• Ensure your home is a safe haven. Lock windows and doors, and clear your child’s bedroom of potential tripping hazards. Sleepwalkers shouldn’t sleep on a top bunk.
  • Don’t make a big deal of it the next day. It doesn’t help to make your child anxious about something they can’t control.

Kids’ sleep problem #3 – bed wetting

Bedwetting is the involuntary release of urine during sleep. It’s more common in younger children. Most children outgrow bedwetting before the age of five, however it can persist into teenage years. Causes can be genetic, sleeping very deeply, not producing enough vasopressin (the hormone that slows urine production during sleep) and stressful changes in the child’s life.  


  • Help your child establish a routine of peeing every two or three hours throughout the day, even if they don’t feel the urge. At bedtime, ensure they go to the toilet twice — once an hour before sleeping and again just before going to bed.
  • Encourage early fluid intake, especially for active kids. Limit fluids in the evening.
  • Bedwetting alarms, which have a moisture sensor, sound off when pyjamas get wet. Though it can take weeks or months, most children (not all) learn to wake up and use the toilet when the alarm sounds.
  • Talk to your GP. Some children can be helped with medication.

Kids’ sleep problem #4 – nightmares or night terrors

Nightmares are vivid and distressing dreams that can wake a child up during the night. They’re often triggered by stress, anxiety or exposure to frightening stimuli, like scary movies or negative life events.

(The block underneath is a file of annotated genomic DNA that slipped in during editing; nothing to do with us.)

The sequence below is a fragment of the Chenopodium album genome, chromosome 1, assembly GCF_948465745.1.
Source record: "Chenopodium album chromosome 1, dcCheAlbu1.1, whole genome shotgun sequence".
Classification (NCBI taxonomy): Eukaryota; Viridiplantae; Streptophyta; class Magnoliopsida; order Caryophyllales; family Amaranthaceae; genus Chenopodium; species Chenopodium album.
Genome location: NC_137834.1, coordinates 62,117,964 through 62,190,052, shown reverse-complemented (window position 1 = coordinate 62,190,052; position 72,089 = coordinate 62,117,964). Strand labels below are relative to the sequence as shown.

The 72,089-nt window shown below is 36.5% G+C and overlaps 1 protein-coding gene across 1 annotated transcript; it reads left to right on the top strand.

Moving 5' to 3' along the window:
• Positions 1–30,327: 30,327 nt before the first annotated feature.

• Follow a regular sleep routine, as described above.
  • Avoid scary stories, movies and television before bed.
  • A dim nightlight could help.
  • After a nightmare, reassure your child. Let them know it was just a bad dream. Offer something comforting to help them get back to sleep, such as a soft toy or lullaby.
  • The next day, be a good listener if your child wants to talk about the nightmare. Drawing the dream or writing about it could help the scariness to go away.

Different to nightmares, night terrors are intense episodes of fear that occur during deep non-REM sleep. Children may not fully wake up and don’t remember the episode the next day. Night terrors can be linked to exhaustion, stress or even genetics.


  • During a night terrors episode, sit quietly near your child but don’t try to wake them. Stay close until your child goes back to sleep, which is usually within a few minutes.
  • To help prevent night terrors, try helping your child to manage stress. You should also ensure they have a regular bedtime routine (see above) and get enough sleep.

Kids’ sleep problem #5 – snoring

Snoring in kids is relatively common (15% to 20%[1]) and not always a worry. But if your child snores loudly and often, you might want to talk to your GP. Sometimes snoring is caused by asthma, or swollen tonsils and adenoids, which can cause airway obstruction.

The best children’s bed

As the owner of Dreamland Bedding in New Zealand, Gary is often asked to recommend the best bed for children. Here’s what he says:

“Some parents have a mindset that a firm mattress is good for their kids’ spinal health. However, I always tell them that since children are a lot lighter in body weight, a soft mattress for adults is a good mattress for the kids.”

Gary’s top pick for a child’s bed is the Dreamland Liverpool, a quality pocket-spring mattress offering two layers of sleep-inducing comfort. The Liverpool is available in single, king single, double and queen sizes. See the Dreamland mattress range.